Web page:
As he campaigns for president, Joe Biden tells a moving but false war story: Elements of at least three actual events were jumbled into one story of bravery, compassion and regret that never happened.
Matt Viser | Aug. 29, 2019 | 10 minutes
Watch: The political journey of Joe Biden. Start in Delaware.
Lee Powell | Aug. 26, 2019 | 9:05 minutes
Biden is embracing the Green New Deal’s framework, setting a deadline to achieve net-zero emissions by 2050 and vowing to create a clean-energy economy with new jobs. Biden said that he’d rejoin the Paris climate accord on his first day in office and would pressure other countries to take steps to lower emissions. But some climate activists, including Washington Gov. Jay Inslee, a former Democratic presidential candidate, have accused Biden of having “middle ground” climate proposal and skirting more ambitious short-term targets.See all candidates
The former vice president says his policies are designed to lift up the middle class. He is in favor of raising the capital gains tax on assets held by the wealthiest Americans, and an increase in the minimum wage to $15 an hour. He said the government needs to strengthen its antitrust enforcement and “take a hard look at how we can rein in some of the abuses of power from the world’s biggest corporations, whether it be big tech, insurance companies, or the agriculture industry.” Biden does not believe in providing a universal basic income or jobs guarantee, as some more liberal candidates have proposed.See all candidates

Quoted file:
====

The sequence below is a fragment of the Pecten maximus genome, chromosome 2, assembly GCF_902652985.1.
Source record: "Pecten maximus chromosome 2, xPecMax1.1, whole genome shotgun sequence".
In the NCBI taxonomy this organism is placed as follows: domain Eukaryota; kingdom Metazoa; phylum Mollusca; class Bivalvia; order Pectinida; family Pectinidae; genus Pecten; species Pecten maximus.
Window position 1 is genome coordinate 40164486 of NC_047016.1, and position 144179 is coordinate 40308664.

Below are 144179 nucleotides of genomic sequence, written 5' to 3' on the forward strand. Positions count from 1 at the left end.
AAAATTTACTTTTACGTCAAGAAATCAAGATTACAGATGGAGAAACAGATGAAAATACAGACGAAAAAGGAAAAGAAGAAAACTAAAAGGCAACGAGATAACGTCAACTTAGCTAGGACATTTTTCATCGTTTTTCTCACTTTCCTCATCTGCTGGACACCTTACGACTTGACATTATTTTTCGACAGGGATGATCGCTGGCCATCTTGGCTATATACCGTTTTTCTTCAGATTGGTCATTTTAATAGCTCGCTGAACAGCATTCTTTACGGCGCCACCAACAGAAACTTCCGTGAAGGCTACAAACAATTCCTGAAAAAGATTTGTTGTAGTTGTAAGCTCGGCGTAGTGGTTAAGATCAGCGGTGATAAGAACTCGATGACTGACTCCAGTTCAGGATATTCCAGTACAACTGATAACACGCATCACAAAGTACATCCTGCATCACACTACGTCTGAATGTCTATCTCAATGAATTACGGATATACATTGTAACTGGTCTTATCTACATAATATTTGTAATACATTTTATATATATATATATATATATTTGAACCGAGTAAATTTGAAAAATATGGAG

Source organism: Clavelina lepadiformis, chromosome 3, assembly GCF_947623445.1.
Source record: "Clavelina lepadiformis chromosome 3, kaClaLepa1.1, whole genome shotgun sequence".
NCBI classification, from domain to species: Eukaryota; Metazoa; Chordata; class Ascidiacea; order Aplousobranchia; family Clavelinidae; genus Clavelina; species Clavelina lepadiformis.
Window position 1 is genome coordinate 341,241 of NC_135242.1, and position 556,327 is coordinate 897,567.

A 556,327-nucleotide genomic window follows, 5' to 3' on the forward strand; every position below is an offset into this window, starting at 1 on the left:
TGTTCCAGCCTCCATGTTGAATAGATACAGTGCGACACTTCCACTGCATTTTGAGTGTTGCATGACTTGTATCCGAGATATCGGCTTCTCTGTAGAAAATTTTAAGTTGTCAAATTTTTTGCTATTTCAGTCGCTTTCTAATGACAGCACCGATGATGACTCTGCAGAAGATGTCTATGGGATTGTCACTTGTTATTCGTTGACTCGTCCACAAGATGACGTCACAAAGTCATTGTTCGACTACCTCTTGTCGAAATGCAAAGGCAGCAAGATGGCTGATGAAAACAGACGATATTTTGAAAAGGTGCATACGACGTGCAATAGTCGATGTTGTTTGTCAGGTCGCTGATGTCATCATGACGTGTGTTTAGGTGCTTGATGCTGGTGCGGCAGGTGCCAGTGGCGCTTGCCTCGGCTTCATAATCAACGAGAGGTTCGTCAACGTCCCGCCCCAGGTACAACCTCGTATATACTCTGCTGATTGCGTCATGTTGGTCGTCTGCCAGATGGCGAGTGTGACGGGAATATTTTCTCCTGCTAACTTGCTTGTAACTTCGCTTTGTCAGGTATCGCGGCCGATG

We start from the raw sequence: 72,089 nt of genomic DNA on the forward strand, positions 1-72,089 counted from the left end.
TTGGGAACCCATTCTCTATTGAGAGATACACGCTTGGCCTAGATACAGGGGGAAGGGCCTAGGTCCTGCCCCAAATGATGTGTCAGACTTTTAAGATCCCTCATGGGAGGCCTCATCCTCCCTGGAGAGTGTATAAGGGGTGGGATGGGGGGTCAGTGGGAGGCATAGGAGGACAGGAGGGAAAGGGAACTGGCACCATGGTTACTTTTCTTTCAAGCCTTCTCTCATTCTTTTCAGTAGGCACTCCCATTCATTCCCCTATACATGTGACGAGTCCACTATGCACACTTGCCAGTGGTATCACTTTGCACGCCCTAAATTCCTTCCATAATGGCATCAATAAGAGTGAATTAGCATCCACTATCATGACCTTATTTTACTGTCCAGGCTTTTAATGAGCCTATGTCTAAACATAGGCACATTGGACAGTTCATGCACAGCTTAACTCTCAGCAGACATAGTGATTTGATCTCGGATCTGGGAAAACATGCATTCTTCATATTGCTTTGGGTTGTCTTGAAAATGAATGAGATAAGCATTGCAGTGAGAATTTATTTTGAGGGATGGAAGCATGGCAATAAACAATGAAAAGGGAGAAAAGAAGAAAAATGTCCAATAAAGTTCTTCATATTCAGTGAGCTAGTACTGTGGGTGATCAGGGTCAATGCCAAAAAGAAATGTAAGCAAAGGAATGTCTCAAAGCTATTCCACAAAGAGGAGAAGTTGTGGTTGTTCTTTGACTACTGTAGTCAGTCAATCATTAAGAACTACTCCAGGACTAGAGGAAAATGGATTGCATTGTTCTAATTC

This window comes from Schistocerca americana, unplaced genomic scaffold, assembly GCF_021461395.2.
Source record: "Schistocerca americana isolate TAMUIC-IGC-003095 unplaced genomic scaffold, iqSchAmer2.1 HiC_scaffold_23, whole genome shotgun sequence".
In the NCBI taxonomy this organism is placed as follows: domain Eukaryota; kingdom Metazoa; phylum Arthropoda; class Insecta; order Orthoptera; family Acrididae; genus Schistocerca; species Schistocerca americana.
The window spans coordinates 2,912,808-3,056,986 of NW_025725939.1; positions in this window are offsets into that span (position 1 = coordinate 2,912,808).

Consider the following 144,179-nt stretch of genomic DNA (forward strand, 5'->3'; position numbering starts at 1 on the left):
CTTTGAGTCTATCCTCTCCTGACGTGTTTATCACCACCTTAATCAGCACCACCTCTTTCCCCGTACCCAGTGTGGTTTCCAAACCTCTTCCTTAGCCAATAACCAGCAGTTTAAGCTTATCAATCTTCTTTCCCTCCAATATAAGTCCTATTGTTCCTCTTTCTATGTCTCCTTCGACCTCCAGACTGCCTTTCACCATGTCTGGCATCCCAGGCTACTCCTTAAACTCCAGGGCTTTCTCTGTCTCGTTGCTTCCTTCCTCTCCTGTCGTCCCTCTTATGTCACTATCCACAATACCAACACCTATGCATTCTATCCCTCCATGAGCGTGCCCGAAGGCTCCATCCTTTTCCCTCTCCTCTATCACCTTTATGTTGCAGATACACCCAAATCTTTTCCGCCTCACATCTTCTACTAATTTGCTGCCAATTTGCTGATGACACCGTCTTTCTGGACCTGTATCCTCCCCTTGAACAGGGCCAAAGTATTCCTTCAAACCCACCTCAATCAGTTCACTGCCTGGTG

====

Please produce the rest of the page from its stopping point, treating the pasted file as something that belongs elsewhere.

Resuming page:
Biden’s first detailed policy plan was centered on education. He called for a major increase in federal spending on low-income schools and districts and for the Education Department to renew its commitment to desegregation. His plan also involves paying teachers higher wages. Biden, unlike Obama and in line with other 2020 candidates, is placing less of an emphasis on accountability measures such as standardized testing and more focus on investment and partnership.See all candidates